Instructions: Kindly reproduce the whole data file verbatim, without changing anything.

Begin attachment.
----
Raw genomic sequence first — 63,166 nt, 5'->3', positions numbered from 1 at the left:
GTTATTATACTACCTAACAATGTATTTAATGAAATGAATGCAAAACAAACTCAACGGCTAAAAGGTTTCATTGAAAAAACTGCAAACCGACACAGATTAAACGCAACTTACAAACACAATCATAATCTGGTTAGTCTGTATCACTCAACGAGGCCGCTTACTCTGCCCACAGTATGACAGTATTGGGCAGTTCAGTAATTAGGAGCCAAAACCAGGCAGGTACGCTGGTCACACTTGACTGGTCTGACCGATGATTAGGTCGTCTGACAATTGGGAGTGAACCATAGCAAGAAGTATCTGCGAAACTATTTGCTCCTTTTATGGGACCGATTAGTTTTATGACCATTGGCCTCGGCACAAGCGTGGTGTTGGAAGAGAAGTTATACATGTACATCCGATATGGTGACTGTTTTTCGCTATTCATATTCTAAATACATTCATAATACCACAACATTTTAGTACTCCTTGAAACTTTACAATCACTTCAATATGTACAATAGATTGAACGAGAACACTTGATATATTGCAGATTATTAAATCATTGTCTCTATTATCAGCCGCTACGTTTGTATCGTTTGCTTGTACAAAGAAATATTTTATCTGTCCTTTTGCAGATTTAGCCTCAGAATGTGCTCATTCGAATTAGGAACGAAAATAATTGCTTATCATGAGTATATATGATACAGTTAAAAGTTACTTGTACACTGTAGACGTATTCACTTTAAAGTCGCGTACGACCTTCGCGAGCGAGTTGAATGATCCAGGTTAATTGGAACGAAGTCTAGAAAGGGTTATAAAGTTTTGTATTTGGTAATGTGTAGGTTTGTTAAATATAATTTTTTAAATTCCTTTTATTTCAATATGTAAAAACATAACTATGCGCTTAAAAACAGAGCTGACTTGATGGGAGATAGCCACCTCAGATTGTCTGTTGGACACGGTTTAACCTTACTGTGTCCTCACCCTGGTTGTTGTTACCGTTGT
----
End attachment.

Raw genomic sequence first — 63,166 nt, 5'->3', positions numbered from 1 at the left:
GTTATTATACTACCTAACAATGTATTTAATGAAATGAATGCAAAACAAACTCAACGGCTAAAAGGTTTCATTGAAAAAACTGCAAACCGACACAGATTAAACGCAACTTACAAACACAATCATAATCTGGTTAGTCTGTATCACTCAACGAGGCCGCTTACTCTGCCCACAGTATGACAGTATTGGGCAGTTCAGTAATTAGGAGCCAAAACCAGGCAGGTACGCTGGTCACACTTGACTGGTCTGACCGATGATTAGGTCGTCTGACAATTGGGAGTGAACCATAGCAAGAAGTATCTGCGAAACTATTTGCTCCTTTTATGGGACCGATTAGTTTTATGACCATTGGCCTCGGCACAAGCGTGGTGTTGGAAGAGAAGTTATACATGTACATCCGATATGGTGACTGTTTTTCGCTATTCATATTCTAAATACATTCATAATACCACAACATTTTAGTACTCCTTGAAACTTTACAATCACTTCAATATGTACAATAGATTGAACGAGAACACTTGATATATTGCAGATTATTAAATCATTGTCTCTATTATCAGCCGCTACGTTTGTATCGTTTGCTTGTACAAAGAAATATTTTATCTGTCCTTTTGCAGATTTAGCCTCAGAATGTGCTCATTCGAATTAGGAACGAAAATAATTGCTTATCATGAGTATATATGATACAGTTAAAAGTTACTTGTACACTGTAGACGTATTCACTTTAAAGTCGCGTACGACCTTCGCGAGCGAGTTGAATGATCCAGGTTAATTGGAACGAAGTCTAGAAAGGGTTATAAAGTTTTGTATTTGGTAATGTGTAGGTTTGTTAAATATAATTTTTTAAATTCCTTTTATTTCAATATGTAAAAACATAACTATGCGCTTAAAAACAGAGCTGACTTGATGGGAGATAGCCACCTCAGATTGTCTGTTGGACACGGTTTAACCTTACTGTGTCCTCACCCTGGTTGTTGTTACCGTTGT